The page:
Our Sony HD TV is another example of it. The picture quality is so amazingly good I love the TV but god help you if you need to get into its menu system to do something like attempt to turn off the startup sound. Why can’t the menu system be as beautiful as the picture? It’s like this piece of the design was a last minute afterthought. I still haven’t figured out how to turn the annoying startup sound off after a year with the TV.

My latest experience with this and the reason for this post is my experience yesterday attempting to update the printer drivers for my relatively new Epson Stylus Pro 3880 printer. I knew I’d bump into some upgrade issues when I upgraded to Lion and almost all of my applications and utilities have handled this beautifully with no hassle at all. If you missed the above linked to post on the new printer, the end of it discusses problems I had with Epson’s installation process: their use of the now ancient Installer Vice corrupted my already installed profiles.

So, the other day I tried to print with the 3880 from Lightroom now running under Lion and nothing happened. No problem, I attempted to use the Print/Fax system preference pane to look for a new version of the driver but non was found (my HP laser printer updated itself in 10 seconds this way).

When I went to the Epson support site looking for help with this I found a confusing list of updates.

Note: the only mention of Lion is in the sidebar under News and Alerts. If you follow that link you get this:

Mac OS X 10.6 drivers are compatible with Mac OS X 10.7

Well, I already had those drivers installed so this isn’t true and I couldn’t print. But, what Epson failed to mention is that there was a new version of those drivers without a new number up at their site. Amazingly stupid. They have the new number listed on the download page (v.6.60) but under it they say the driver is compatible with: “Macintosh OS X (v10.4.11 – v10.6.x).” Why the hell didn’t they give the driver the version number 7 is beyond me and why not list OS X v.7 as the end point of the range?


I downloaded the update and of course it installed with Installer Vice. Given that it was just the driver with no profiles I chanced using Vice again and amazingly it worked.

But, my god, how and why do people put up with this? They put up with it either because the ends justify the means or because they don’t know any different: they don’t have enough experience with well designed products to know one when they see one.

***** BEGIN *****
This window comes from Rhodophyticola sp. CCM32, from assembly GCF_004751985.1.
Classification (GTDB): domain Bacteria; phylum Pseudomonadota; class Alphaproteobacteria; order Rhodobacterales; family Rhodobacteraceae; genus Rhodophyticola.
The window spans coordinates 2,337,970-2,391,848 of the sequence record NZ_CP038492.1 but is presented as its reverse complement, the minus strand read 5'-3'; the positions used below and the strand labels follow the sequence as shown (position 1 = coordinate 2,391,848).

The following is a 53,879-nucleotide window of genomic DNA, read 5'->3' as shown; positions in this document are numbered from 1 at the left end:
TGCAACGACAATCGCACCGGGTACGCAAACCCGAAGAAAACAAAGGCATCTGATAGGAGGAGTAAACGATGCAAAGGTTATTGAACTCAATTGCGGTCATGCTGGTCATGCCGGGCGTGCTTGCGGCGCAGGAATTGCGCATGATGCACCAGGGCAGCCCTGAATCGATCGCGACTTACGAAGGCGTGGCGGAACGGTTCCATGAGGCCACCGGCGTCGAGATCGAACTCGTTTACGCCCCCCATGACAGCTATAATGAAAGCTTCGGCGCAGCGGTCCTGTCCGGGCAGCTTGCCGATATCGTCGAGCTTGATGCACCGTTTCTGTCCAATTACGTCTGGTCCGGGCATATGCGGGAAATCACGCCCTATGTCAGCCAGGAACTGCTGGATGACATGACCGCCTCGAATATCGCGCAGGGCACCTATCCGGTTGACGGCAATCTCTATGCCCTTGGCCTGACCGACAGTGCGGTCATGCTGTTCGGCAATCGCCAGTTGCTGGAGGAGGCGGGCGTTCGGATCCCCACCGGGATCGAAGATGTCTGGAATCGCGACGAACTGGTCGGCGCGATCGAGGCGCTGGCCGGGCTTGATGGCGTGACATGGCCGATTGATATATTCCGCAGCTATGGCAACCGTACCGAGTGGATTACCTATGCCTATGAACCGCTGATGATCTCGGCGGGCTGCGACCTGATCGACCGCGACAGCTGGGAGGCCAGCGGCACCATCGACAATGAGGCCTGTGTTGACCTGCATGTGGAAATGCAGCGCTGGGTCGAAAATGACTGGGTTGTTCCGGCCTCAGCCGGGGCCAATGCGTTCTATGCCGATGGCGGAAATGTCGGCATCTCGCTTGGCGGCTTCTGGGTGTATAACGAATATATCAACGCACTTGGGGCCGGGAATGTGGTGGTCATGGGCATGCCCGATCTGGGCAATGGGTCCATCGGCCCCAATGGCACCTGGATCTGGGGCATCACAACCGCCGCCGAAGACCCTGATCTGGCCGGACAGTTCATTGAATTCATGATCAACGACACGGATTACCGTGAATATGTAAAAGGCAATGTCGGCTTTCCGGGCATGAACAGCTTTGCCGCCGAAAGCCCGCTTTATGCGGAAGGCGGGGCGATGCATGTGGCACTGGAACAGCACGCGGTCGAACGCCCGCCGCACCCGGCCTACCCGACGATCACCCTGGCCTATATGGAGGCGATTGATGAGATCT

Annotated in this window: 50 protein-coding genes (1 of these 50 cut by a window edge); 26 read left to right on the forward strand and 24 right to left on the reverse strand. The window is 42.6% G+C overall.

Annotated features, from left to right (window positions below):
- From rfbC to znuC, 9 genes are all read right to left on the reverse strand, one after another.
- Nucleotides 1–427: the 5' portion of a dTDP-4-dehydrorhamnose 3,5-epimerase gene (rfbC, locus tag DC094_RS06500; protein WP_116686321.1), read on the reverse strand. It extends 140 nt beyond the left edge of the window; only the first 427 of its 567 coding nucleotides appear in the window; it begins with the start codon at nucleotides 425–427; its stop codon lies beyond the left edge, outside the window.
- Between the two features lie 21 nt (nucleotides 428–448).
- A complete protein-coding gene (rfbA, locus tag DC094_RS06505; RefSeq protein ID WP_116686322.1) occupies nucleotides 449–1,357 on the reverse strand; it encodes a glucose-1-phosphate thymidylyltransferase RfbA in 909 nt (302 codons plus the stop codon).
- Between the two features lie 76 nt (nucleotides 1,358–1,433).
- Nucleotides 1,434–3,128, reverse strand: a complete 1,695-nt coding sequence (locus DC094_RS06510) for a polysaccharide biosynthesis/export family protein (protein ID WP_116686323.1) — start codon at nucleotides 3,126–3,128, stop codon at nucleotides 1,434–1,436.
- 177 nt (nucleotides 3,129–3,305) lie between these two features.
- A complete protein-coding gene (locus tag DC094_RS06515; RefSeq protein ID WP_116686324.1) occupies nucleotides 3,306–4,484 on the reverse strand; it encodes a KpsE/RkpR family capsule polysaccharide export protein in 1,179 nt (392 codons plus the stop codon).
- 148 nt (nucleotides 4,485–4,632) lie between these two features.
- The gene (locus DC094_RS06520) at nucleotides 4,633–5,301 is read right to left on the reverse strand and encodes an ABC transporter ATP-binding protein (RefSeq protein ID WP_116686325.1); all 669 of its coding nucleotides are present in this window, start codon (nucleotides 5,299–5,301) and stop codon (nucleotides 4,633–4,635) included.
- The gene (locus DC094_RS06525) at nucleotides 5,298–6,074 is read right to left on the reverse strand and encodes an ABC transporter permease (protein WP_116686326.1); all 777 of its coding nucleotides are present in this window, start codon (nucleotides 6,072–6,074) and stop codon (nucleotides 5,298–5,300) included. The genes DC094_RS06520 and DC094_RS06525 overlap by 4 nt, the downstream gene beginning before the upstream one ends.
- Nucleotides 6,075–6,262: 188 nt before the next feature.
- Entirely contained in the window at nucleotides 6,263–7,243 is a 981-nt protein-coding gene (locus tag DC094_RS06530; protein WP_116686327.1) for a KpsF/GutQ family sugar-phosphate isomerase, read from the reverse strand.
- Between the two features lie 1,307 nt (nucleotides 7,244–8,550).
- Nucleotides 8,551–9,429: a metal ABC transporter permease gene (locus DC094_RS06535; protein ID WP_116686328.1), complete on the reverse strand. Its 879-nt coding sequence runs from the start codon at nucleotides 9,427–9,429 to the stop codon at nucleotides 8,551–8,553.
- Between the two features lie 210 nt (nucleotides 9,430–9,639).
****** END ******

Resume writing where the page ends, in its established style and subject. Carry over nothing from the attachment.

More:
I have the very same issues with another product a Dymo LabelWriter Printer. The printer is amazingly useful and I can’t live without it, but the software that runs it is crap. I put up with it because my handwriting is terrible and I don’t want to hand address envelopes but my god, each time I update this awful software it’s like pulling wisdom teeth. How and why do people put up with this?

No doubt there are personal learning and operating style preferences at play here: some people find one set of experiences easy, intuitive, no problem while another set of people might find those very same things hard, unintuitive and impossible. But, I do believe that those of us who recognize good and less than good design need to vote with our wallets and simply not buy stuff that doesn’t work well. At the very least we should give detailed feedback to the likes of Epson and Dymo so they know what they’re doing wrong.

Rant off.

Lion doesn’t “burp” my MacBook Pro

Lion no longer “burps” the optical drive when you wake your MacBook Pro up from sleep. This makes me very happy.

I’ve also noticed that the Bluetooth control panel’s control for allowing and disallowing bluetooth accessories to wake the computer from sleep is also working as it should. My MacBook Pro can now hibernate and sleep correctly while still using a Magic Mouse.

These are nice details that let me know what Apple kept track of a lot of small sleep issues in Snow Leopard and fixed them.